Tuesday 4/26/2005

William Eggleston

William Eggleston described his early inspiration for making color photographs as watching "a continuous ribbon of small, oblong images" emerge from developing machines in photographic laboratories. "Who knows [who] took them, and who knows where, and for what reason. That became probably one of the most useful things . . . slowly watching these things emerge . . . . It was one of the most exciting and unforgettable experiences as a whole-and educational for me."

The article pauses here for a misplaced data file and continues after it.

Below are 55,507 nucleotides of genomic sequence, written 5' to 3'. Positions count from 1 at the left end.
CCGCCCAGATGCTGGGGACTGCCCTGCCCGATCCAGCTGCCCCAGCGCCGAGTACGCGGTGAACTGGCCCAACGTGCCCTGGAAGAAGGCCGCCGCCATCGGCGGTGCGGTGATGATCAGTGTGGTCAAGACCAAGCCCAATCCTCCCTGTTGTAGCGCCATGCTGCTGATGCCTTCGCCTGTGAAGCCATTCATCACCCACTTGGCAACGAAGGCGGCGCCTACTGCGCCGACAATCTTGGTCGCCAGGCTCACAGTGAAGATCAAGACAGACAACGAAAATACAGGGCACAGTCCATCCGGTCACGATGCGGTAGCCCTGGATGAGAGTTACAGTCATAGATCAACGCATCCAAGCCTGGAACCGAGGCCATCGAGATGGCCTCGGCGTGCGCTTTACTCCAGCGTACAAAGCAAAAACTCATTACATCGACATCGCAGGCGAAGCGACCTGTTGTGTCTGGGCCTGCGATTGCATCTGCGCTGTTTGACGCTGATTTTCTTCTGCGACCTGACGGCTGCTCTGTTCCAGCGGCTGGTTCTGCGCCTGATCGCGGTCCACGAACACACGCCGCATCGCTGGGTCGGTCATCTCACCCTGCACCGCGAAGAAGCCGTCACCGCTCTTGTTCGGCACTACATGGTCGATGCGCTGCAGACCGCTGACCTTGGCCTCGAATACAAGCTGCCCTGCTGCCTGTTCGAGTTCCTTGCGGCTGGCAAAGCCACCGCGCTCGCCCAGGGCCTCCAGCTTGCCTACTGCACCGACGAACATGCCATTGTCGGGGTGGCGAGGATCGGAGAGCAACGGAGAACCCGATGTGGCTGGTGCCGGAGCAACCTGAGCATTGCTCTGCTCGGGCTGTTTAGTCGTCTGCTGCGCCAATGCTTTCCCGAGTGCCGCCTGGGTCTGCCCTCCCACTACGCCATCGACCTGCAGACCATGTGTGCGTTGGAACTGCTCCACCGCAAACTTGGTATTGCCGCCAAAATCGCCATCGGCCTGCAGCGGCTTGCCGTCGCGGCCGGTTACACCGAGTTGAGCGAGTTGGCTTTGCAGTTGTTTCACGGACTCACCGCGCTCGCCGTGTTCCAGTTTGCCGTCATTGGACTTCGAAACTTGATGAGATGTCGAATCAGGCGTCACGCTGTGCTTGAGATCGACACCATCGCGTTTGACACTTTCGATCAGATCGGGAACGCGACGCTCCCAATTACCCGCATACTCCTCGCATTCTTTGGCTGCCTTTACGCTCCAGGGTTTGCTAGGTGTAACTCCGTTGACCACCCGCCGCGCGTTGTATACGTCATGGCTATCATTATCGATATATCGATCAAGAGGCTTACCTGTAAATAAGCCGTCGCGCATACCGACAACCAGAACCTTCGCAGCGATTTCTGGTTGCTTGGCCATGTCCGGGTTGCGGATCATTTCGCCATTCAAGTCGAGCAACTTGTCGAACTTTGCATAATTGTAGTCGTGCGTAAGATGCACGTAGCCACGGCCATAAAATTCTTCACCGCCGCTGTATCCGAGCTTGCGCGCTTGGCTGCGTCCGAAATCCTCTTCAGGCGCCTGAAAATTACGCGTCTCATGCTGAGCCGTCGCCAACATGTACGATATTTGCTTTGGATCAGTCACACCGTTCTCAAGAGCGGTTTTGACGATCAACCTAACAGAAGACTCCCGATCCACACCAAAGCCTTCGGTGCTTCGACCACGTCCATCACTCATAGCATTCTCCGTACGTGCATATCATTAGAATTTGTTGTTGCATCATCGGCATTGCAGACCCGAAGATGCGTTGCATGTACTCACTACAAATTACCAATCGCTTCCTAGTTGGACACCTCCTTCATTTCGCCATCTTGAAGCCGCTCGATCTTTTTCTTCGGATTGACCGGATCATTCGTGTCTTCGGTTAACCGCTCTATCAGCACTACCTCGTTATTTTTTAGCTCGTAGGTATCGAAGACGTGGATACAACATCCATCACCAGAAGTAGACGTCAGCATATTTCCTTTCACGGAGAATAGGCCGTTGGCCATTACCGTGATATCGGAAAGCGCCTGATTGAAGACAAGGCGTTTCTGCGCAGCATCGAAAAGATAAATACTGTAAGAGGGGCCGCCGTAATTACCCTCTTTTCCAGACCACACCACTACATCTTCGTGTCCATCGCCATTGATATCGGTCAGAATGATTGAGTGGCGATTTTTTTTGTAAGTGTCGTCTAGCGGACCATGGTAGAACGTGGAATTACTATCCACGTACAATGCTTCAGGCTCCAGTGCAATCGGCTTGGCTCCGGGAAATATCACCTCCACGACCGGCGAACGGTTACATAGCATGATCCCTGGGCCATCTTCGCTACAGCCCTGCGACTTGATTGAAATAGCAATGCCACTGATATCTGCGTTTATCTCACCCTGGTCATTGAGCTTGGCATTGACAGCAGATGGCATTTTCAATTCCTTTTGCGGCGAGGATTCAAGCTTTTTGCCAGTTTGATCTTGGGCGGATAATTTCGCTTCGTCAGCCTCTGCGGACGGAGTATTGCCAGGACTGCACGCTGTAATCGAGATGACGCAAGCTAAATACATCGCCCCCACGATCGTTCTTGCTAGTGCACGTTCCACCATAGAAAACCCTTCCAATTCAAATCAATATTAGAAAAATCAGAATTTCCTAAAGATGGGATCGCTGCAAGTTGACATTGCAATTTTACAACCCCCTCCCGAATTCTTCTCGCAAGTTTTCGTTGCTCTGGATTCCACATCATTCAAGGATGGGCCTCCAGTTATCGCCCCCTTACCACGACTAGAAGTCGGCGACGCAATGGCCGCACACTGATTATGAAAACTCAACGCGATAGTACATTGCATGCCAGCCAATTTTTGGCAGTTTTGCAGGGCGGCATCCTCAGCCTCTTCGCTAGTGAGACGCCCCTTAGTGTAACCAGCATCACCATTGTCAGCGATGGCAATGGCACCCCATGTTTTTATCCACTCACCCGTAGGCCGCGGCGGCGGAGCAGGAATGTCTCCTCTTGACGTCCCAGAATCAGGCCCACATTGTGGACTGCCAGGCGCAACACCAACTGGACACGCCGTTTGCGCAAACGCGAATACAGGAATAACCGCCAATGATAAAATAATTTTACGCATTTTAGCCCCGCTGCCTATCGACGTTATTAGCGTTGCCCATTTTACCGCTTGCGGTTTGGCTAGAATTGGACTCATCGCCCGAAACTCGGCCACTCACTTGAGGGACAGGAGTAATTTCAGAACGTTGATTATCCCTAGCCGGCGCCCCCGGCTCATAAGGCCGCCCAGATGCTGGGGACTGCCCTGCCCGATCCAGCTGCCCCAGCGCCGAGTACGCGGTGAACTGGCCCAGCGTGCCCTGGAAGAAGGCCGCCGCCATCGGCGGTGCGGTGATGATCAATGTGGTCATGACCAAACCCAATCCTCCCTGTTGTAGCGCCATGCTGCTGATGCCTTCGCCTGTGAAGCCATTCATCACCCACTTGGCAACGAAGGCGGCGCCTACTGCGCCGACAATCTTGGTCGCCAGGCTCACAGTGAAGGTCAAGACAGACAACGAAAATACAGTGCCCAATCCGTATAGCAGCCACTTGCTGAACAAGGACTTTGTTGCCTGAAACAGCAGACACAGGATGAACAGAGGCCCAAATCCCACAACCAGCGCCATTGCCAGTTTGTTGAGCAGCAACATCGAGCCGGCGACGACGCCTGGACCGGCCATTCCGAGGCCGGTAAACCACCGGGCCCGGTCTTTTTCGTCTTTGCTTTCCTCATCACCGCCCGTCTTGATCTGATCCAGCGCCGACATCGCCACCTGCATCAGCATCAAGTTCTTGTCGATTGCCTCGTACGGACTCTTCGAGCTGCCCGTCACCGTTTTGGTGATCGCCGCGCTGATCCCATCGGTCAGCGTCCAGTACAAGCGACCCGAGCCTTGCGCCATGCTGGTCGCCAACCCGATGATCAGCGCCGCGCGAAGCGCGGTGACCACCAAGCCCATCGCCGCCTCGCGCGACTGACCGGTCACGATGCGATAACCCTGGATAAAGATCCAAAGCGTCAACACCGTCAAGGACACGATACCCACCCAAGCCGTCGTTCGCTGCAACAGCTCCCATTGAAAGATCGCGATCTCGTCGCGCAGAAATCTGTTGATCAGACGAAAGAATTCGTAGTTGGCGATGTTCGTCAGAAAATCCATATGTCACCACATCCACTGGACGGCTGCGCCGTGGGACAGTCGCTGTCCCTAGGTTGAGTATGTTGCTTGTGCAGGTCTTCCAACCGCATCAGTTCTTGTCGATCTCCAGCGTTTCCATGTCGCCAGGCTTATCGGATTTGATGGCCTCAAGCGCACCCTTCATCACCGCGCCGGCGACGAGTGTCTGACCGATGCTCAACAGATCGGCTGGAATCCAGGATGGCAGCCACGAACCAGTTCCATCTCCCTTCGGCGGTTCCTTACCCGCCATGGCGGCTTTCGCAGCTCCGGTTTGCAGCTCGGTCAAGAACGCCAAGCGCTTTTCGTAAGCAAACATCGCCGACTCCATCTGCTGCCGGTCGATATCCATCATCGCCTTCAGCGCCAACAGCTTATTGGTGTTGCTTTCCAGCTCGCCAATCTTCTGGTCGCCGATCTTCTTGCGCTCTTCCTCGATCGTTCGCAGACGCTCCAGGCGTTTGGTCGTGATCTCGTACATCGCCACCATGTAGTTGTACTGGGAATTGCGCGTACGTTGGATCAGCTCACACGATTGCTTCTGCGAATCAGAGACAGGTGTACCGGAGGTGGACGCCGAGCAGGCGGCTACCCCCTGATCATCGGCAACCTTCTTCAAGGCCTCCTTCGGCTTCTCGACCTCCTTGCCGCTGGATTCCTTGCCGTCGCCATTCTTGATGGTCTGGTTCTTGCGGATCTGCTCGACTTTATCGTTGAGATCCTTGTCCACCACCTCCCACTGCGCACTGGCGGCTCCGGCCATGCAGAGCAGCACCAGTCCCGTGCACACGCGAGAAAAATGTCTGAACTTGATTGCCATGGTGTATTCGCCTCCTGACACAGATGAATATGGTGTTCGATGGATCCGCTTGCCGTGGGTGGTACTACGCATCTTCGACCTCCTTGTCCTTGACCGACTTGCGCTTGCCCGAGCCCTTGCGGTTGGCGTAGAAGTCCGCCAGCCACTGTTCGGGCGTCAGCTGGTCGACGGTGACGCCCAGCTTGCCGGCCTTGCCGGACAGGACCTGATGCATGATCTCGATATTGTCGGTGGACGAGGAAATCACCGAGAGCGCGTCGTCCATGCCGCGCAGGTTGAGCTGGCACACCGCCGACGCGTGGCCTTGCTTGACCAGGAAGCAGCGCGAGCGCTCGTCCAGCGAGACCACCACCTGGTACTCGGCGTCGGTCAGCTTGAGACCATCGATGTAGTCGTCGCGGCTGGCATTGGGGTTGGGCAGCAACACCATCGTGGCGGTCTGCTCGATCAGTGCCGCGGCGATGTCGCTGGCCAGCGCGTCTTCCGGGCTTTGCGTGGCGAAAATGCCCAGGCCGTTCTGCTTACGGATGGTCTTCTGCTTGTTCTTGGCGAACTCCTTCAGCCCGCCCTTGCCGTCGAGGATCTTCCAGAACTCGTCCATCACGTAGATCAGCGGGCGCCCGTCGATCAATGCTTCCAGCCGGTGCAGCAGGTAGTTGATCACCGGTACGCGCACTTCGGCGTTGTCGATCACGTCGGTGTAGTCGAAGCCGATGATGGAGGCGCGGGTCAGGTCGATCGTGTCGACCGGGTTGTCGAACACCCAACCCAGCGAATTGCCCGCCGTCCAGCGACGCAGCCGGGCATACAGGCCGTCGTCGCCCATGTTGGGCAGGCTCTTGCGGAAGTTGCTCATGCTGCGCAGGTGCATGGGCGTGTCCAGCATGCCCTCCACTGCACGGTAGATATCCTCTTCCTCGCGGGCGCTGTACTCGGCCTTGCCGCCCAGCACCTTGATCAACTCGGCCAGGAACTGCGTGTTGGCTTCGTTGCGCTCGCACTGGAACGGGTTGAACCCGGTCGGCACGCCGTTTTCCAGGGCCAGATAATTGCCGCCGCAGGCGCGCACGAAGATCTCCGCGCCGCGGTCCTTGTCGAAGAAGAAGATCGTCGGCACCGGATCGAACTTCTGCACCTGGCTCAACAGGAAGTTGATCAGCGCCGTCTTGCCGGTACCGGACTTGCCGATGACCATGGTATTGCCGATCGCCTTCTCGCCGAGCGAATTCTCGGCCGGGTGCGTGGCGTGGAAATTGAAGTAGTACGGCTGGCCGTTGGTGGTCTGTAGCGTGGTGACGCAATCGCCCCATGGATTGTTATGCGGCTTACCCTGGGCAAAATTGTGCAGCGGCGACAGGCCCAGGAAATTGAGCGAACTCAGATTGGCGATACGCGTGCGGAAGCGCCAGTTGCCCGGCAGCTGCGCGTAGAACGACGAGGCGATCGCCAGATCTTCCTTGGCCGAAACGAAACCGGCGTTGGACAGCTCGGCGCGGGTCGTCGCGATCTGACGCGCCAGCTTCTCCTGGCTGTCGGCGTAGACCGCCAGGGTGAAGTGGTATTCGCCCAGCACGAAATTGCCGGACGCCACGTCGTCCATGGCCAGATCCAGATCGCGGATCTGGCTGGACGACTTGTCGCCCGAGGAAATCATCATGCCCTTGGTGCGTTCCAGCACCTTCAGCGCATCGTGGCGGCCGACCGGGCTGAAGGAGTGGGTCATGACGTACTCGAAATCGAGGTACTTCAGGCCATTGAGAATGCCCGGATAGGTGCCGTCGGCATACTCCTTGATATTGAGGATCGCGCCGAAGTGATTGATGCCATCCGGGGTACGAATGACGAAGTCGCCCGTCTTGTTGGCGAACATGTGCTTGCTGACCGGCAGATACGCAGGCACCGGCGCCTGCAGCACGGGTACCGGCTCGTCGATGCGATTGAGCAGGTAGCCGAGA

A native Southerner raised on a cotton plantation in the Mississippi Delta, Eggleston has created a singular portrait of his native South since the late 1960s. His large-format prints monumentalize everyday subjects ranging from a tiled shower to a horse meandering across a field. Although he began his career making black-and-white images, he soon abandoned them to experiment with color technology. The Museum of Modern Art's groundbreaking one-man show of 1976, William Eggleston's Guide , established his reputation as the pioneer of modern color photography. He continues to live and work in Memphis.

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